Japan to spend $13B to boost domestic chip production

TOKYO: Japan’s government said on Friday that it plans to spend 2 trillion yen ($13 billion) to boost domestic production of strategically important semiconductors and generative AI technology.

The planned outlays will include 700 billion yen ($4.6 billion) to support the construction of a Taiwan Semiconductor Manufacturing Co. (TSMC) plant in Kumamoto, the firm’s second plant in the southern Japanese region, trade ministry official Motoki Kurita told Agence France-Presse (AFP).

TSMC controls more than half of the world’s output of microchips, which are used in everything from smartphones to cars and missiles.

Kurita said the government will also spend 650 billion yen ($4.3 billion) to support Japanese startup Rapidus, which aims to develop next-generation microchips.

Prime Minister Fumio Kishida’s Cabinet approved the draft supplementary budget for the chip- and AI-related subsidies on Friday as part of a more than $100-billion stimulus package he announced last week.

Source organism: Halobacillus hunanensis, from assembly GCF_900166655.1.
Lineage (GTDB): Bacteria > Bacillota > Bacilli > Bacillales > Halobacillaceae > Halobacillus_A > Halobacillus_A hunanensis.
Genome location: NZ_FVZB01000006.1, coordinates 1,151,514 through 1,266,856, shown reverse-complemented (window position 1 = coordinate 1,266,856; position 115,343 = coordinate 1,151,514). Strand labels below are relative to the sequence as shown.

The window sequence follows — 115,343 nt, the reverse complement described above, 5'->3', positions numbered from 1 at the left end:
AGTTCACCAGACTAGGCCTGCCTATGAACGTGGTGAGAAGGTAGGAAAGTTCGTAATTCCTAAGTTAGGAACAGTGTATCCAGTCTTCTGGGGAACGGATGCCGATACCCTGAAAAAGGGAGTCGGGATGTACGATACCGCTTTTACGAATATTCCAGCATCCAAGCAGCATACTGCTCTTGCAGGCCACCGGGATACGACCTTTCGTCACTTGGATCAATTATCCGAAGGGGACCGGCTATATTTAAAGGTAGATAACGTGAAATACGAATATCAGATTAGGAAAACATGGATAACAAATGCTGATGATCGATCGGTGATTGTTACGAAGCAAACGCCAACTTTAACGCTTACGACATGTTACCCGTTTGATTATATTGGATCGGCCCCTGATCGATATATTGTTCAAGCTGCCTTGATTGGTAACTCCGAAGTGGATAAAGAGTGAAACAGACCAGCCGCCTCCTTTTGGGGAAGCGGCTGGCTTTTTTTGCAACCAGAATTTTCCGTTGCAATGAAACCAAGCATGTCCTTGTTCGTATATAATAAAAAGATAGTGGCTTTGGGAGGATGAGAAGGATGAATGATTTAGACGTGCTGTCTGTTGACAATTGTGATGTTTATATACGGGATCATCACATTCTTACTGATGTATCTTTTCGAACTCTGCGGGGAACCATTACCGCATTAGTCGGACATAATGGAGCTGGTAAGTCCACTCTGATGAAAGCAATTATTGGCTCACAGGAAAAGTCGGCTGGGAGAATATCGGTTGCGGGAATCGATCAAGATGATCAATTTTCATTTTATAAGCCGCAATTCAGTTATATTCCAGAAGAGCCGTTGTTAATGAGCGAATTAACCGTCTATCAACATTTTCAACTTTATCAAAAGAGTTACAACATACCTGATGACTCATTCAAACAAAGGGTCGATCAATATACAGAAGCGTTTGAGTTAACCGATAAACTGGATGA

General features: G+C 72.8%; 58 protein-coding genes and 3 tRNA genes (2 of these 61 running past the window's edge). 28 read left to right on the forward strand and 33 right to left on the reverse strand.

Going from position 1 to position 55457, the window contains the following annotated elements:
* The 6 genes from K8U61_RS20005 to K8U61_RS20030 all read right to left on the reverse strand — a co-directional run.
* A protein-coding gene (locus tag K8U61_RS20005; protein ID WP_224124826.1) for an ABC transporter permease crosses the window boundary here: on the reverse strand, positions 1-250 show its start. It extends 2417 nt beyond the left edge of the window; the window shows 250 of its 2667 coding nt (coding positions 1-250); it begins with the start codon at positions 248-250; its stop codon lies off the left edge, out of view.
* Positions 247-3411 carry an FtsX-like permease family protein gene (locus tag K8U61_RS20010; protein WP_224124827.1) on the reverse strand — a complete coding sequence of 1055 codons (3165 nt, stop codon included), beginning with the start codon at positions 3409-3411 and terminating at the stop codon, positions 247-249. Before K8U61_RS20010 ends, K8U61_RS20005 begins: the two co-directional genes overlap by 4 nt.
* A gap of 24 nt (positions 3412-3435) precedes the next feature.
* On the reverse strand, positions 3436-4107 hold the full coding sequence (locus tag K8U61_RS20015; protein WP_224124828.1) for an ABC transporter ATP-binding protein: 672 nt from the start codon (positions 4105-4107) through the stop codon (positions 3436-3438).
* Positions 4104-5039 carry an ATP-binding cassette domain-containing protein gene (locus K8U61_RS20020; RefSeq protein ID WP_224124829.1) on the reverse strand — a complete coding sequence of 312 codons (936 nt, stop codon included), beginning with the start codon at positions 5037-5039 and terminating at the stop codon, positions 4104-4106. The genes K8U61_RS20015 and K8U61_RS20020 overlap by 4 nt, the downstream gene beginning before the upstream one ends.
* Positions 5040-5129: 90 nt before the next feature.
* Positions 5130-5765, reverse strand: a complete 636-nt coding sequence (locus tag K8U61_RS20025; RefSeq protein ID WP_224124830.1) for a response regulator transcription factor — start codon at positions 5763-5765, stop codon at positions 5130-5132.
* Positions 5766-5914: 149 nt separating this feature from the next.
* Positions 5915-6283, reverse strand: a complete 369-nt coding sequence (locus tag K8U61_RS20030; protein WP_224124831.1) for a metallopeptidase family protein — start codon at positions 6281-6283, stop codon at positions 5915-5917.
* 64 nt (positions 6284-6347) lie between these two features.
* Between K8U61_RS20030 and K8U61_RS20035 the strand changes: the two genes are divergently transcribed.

The extra budget plan for this fiscal year will now be submitted to parliament for approval.

The move comes as pandemic disruptions and tensions with China have raised concerns globally about the risks to existing chip supply chains.

France, Israel and the United States have also looked to incentivize chip-making at home or to take greater control of production.

Japan’s competitiveness as a producer of cutting-edge semiconductors and related products has waned in recent years, and Kishida’s government has sought to boost production of the vital technologies.

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